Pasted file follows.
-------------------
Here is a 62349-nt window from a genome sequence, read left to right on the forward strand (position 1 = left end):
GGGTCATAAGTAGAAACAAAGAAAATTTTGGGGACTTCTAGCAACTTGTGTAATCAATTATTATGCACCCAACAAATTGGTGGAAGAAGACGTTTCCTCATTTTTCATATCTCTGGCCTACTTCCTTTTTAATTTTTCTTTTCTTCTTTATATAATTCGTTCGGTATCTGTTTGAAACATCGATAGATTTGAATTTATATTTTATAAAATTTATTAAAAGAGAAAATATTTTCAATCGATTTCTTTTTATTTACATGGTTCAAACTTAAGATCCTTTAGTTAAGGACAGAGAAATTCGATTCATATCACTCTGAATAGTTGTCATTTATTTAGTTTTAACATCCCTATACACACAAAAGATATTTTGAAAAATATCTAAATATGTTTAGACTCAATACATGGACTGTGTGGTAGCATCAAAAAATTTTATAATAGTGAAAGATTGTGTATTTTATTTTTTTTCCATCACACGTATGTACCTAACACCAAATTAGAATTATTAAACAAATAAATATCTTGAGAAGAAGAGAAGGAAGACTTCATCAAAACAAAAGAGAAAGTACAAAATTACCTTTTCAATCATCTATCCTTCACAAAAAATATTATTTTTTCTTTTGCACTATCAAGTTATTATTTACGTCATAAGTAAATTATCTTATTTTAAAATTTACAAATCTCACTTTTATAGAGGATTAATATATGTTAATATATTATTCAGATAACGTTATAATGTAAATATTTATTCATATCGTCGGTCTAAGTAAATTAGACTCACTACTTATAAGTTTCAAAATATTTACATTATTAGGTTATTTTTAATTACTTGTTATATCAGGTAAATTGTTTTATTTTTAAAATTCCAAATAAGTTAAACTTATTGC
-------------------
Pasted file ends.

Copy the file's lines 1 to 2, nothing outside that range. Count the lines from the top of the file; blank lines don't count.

Here is a 62349-nt window from a genome sequence, read left to right on the forward strand (position 1 = left end):
GGGTCATAAGTAGAAACAAAGAAAATTTTGGGGACTTCTAGCAACTTGTGTAATCAATTATTATGCACCCAACAAATTGGTGGAAGAAGACGTTTCCTCATTTTTCATATCTCTGGCCTACTTCCTTTTTAATTTTTCTTTTCTTCTTTATATAATTCGTTCGGTATCTGTTTGAAACATCGATAGATTTGAATTTATATTTTATAAAATTTATTAAAAGAGAAAATATTTTCAATCGATTTCTTTTTATTTACATGGTTCAAACTTAAGATCCTTTAGTTAAGGACAGAGAAATTCGATTCATATCACTCTGAATAGTTGTCATTTATTTAGTTTTAACATCCCTATACACACAAAAGATATTTTGAAAAATATCTAAATATGTTTAGACTCAATACATGGACTGTGTGGTAGCATCAAAAAATTTTATAATAGTGAAAGATTGTGTATTTTATTTTTTTTCCATCACACGTATGTACCTAACACCAAATTAGAATTATTAAACAAATAAATATCTTGAGAAGAAGAGAAGGAAGACTTCATCAAAACAAAAGAGAAAGTACAAAATTACCTTTTCAATCATCTATCCTTCACAAAAAATATTATTTTTTCTTTTGCACTATCAAGTTATTATTTACGTCATAAGTAAATTATCTTATTTTAAAATTTACAAATCTCACTTTTATAGAGGATTAATATATGTTAATATATTATTCAGATAACGTTATAATGTAAATATTTATTCATATCGTCGGTCTAAGTAAATTAGACTCACTACTTATAAGTTTCAAAATATTTACATTATTAGGTTATTTTTAATTACTTGTTATATCAGGTAAATTGTTTTATTTTTAAAATTCCAAATAAGTTAAACTTATTGC